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Well, this does get serious attention, and not many are laughing.
Glen Korstrom in Business In Vancouver takes on the topic of re-zoning in Vancouver’s notoriously exclusionary single-family districts, and elsewhere in the Metro region.   He quotes Anne McMullin, CEO of the Urban Development Institute Pacific Region and Tsur Sommerville, director of the UBC Centre for Urban Economics and Real Estate.

Metro Vancouver municipalities’ failure to convert single-family zoned neighbourhoods into areas where developers can build multi-family homes is being criticized by the development industry’s association, the Urban Development Institute Pacific Region (UDI). . .
A new plan that provides for a loosening of single-family restrictions across the region would be good for consumers and developers, [McMullin] added.
“Right now, [municipalities are] trickling out the available land, so the land becomes expensive for the developer and we’re not creating any competition for the buyer,” she said. “It’s being done one building at a time.”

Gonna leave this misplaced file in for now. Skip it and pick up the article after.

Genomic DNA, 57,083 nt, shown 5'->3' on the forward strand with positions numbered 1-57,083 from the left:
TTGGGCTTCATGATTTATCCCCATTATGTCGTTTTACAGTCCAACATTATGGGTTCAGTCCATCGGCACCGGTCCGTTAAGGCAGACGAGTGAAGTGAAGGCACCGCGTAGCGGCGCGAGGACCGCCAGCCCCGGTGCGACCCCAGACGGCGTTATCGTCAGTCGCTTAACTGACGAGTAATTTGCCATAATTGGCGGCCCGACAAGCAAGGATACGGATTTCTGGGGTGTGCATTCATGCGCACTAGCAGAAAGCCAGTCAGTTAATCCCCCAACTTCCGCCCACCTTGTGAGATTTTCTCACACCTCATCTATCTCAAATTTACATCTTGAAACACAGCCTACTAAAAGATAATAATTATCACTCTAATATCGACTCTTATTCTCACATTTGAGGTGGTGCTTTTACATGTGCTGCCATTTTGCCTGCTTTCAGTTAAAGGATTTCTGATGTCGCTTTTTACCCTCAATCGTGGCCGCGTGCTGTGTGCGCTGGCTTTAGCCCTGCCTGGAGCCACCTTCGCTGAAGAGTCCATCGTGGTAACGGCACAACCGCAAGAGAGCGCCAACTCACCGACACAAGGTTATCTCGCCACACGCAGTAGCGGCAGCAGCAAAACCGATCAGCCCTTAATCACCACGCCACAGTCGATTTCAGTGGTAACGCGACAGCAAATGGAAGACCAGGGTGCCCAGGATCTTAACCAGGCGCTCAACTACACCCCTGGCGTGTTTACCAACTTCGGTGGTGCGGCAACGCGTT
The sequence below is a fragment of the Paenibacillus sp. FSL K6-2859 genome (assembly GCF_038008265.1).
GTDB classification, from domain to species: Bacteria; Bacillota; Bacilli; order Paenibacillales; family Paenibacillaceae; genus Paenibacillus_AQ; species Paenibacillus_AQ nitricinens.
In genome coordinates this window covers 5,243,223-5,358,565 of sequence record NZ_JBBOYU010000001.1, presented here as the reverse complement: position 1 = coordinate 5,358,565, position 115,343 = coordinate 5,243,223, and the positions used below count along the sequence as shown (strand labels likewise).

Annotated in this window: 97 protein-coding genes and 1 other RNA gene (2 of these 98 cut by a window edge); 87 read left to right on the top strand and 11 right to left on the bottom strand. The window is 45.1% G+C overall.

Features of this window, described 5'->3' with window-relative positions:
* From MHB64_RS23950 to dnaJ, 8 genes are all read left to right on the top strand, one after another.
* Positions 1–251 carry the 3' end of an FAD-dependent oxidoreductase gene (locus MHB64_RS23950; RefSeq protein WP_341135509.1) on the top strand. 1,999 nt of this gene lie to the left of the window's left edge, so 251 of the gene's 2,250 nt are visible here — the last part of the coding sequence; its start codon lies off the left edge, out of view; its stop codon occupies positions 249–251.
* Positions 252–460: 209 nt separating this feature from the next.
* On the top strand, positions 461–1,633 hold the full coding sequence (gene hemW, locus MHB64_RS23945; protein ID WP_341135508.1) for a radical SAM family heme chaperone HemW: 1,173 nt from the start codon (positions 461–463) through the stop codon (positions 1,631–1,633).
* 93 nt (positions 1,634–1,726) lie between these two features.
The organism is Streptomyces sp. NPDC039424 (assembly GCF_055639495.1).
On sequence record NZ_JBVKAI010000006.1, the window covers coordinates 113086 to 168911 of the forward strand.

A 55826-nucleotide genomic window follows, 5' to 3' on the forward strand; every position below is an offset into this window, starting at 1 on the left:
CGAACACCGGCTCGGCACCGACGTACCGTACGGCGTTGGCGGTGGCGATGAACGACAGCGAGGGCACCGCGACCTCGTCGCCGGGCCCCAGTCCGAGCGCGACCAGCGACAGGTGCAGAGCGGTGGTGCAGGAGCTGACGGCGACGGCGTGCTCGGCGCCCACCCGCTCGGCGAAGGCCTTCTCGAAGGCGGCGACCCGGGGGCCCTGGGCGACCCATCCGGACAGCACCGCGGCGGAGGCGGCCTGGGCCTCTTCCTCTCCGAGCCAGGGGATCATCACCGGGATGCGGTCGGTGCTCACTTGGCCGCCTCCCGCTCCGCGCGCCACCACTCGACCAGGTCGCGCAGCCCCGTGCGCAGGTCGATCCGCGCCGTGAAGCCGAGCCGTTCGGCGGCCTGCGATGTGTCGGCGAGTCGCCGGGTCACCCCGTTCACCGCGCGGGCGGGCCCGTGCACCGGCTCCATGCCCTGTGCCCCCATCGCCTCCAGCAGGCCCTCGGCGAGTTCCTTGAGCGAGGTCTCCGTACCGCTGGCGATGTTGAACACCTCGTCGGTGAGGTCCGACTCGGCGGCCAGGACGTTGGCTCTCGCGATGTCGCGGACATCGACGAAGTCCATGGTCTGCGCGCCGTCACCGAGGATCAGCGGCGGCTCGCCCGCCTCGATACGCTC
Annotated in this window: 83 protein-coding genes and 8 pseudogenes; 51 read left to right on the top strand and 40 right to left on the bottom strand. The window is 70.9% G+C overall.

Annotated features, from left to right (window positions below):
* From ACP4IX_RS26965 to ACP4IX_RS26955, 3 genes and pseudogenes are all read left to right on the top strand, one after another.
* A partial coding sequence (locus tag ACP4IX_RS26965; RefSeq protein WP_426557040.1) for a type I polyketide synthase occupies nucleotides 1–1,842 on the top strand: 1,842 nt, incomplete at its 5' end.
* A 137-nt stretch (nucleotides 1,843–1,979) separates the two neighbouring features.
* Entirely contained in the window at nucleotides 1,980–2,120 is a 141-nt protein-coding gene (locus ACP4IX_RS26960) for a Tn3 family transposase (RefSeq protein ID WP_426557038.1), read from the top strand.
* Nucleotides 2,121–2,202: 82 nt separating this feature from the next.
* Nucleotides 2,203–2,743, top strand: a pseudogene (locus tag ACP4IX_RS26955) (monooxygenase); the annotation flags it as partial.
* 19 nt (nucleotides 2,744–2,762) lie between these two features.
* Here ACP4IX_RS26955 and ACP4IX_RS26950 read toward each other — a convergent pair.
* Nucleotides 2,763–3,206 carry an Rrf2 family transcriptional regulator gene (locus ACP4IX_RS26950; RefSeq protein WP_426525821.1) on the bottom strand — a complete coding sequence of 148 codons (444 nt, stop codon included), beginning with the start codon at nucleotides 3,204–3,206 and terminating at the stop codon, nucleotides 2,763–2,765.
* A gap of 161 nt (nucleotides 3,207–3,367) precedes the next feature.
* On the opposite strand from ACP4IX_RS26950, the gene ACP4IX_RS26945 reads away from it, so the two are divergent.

Tsur Sommerville . . .  agreed with McMullin that rezoning wide swathes of single-family-zoned land across Metro Vancouver is a good idea but he does not believe that it will happen in the short term. . . .
If there were to be a broad based change to single-family zoning across the region, Sommerville thinks it will most likely occur because the initiative has the support and pressure from higher levels of government.
That would disperse the political wrath against the municipalities which have to enact the change, he said.
“From a housing supply, housing affordability perspective, [rezoning single-family neighbourhoods to allow for more density] is what has to happen,” said Sommerville.